It’s Memorial Day in the US.
“The time 3 p.m. was chosen because it is the time when most Americans are enjoying their freedoms on the national holiday,” according to the White House Commission on Remembrance. Congress established the National Moment of Remembrance.
“The Moment does not replace traditional Memorial Day events; rather it is an act of national unity in which all Americans, alone or with family and friends, honor those who died for our freedom,” the Commission on Remembrance said on its Web site.
“It will help to reclaim Memorial Day as the sacred and noble holiday it was meant to be. In this shared remembrance, we connect as Americans.”
You’ll see bservances via an interruption of Major League Baseball games; the pausing of the National Memorial Day Parade in Washington; and the National Grocers Association and Food Marketing Institute asking shoppers to pause in stores nationwide to remember the fallen.
A bit of history on the subject of Memorial Day…
Three years after the Civil War ended, on May 5, 1868, the head of an organization of Union veterans [the Grand Army of the Republic (GAR)] established Decoration Day as a time for the nation to decorate the graves of the war dead with flowers. Major General John A. Logan declared that Decoration Day should be observed on May 30. It is believed that date was chosen because flowers would be in bloom all over the country. The first large observance was held that year at Arlington National Cemetery, across the Potomac River from Washington, D.C.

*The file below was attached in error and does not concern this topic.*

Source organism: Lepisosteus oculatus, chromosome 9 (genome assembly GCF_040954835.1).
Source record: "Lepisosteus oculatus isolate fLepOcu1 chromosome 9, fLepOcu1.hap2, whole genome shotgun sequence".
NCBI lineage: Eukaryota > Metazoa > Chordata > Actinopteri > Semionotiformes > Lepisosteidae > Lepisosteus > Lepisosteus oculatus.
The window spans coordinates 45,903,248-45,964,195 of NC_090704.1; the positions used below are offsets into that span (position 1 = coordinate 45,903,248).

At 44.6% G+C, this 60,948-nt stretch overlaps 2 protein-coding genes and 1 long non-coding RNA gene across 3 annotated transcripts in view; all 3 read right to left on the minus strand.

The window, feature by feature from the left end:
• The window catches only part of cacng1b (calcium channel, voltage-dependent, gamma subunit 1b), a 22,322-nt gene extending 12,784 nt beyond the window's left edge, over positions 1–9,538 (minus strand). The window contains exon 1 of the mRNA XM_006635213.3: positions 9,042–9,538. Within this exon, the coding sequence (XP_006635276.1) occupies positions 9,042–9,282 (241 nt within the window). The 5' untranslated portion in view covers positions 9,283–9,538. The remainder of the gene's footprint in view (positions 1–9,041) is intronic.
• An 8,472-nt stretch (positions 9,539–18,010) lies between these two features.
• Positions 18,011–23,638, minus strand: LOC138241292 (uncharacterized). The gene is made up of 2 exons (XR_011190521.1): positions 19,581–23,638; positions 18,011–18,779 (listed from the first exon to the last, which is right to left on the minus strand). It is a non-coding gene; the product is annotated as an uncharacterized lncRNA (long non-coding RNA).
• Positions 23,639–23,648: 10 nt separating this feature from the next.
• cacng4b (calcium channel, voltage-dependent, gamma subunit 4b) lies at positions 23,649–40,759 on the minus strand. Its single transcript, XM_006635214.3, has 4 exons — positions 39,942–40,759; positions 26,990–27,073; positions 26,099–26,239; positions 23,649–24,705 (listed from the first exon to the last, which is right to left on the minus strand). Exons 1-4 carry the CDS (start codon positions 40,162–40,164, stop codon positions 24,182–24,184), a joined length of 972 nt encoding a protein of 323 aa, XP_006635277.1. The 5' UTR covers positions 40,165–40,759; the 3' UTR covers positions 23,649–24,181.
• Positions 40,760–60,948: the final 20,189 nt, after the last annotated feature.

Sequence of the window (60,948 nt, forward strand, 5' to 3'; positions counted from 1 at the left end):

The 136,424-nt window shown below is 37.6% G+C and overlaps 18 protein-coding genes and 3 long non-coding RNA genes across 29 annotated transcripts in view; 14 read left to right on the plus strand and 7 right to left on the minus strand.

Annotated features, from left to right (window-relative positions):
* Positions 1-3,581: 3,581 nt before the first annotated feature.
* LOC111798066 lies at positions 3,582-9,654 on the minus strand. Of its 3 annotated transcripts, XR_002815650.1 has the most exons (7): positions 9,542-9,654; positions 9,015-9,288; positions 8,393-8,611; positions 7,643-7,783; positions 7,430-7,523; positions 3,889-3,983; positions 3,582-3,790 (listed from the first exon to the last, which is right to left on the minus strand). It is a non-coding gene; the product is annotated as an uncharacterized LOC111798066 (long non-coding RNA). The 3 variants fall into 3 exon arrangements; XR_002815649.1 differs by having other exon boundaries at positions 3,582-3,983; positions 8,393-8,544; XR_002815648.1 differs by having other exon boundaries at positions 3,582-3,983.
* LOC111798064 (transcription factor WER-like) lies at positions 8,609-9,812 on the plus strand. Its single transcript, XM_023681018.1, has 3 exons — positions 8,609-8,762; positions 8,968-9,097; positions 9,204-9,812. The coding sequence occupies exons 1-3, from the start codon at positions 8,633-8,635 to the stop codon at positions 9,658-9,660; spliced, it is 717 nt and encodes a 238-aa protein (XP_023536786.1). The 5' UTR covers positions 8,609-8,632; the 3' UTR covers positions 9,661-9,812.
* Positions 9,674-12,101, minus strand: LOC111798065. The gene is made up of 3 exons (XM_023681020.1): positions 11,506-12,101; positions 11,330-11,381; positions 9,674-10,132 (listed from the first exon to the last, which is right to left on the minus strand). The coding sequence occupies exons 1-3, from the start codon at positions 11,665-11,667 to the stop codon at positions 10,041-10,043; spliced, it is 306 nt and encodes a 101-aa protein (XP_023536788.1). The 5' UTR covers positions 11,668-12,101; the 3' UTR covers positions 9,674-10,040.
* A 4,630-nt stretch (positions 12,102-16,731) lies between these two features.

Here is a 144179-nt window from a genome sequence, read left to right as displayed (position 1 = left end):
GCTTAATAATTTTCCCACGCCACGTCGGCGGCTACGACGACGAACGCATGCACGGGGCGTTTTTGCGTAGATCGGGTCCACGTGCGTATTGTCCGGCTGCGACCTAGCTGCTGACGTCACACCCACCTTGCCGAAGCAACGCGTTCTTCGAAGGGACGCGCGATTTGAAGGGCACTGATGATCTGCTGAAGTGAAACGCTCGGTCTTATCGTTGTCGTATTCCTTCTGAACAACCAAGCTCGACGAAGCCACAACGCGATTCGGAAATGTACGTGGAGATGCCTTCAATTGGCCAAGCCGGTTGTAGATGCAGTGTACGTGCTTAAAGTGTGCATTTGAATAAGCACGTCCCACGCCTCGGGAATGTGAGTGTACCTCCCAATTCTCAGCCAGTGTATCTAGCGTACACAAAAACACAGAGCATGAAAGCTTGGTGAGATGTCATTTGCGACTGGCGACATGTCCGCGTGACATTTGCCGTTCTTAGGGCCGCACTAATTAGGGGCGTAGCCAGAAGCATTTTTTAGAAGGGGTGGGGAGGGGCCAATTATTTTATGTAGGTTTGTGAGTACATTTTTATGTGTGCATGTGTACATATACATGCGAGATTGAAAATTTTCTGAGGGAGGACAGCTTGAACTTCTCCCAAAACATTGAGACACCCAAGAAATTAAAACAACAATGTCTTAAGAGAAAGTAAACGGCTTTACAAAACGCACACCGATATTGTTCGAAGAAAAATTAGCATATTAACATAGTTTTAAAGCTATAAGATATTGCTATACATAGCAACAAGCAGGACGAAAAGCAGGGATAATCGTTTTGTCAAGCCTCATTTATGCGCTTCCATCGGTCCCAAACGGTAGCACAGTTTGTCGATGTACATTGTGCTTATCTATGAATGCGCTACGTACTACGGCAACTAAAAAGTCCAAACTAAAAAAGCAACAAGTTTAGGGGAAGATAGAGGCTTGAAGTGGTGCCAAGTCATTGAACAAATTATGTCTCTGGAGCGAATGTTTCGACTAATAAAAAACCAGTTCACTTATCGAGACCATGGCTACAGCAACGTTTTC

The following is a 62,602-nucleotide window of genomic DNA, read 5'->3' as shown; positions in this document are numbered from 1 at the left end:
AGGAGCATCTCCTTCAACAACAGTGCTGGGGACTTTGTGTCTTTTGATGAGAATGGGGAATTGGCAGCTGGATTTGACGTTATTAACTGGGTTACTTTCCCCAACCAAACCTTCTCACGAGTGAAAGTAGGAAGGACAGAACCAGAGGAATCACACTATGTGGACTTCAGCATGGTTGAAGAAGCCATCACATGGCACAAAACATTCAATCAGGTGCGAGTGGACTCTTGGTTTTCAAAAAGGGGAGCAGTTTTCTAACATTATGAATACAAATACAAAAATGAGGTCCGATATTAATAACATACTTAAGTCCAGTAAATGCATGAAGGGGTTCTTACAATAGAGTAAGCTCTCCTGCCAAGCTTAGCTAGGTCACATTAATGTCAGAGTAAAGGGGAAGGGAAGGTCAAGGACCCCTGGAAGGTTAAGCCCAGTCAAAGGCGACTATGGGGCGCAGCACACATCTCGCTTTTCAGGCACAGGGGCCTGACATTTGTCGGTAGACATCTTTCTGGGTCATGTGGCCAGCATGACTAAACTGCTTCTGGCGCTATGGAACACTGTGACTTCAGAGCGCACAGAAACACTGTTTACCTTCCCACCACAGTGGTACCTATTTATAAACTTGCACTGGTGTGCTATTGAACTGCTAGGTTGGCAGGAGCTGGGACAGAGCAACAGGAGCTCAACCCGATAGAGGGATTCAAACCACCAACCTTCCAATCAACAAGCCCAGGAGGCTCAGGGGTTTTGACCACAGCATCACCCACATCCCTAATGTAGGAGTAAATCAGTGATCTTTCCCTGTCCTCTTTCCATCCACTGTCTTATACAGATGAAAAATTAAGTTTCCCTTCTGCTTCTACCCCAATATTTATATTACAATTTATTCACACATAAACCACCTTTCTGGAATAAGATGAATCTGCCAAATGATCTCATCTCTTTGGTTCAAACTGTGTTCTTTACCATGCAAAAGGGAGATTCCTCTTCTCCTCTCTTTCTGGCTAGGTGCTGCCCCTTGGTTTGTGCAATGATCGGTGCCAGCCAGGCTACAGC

In 1971, Memorial Day was declared a national holiday by an act of Congress, though it is still often called Decoration Day. It was also placed on the last Monday in May at that time.
To ensure the sacrifices of America’s fallen heroes are never forgotten, in December 2000, Congress passed and the President signed into law theNational Moment of Remembrance Act – Public Law 106-579 (.PDF document), creating the White House Commission on the National Moment of Remembrance. The National Moment of Remembrance was created to encourage all Americans to pause wherever they are at 3 p.m. local time on Memorial Day for a minute of silence to remember and honor those who have died in service to the nation.
For additional information and safety tips on making your Memorial Day a fun and safe holiday, please visit the USA.gov Memorial Day web page.
What are your plan for the day?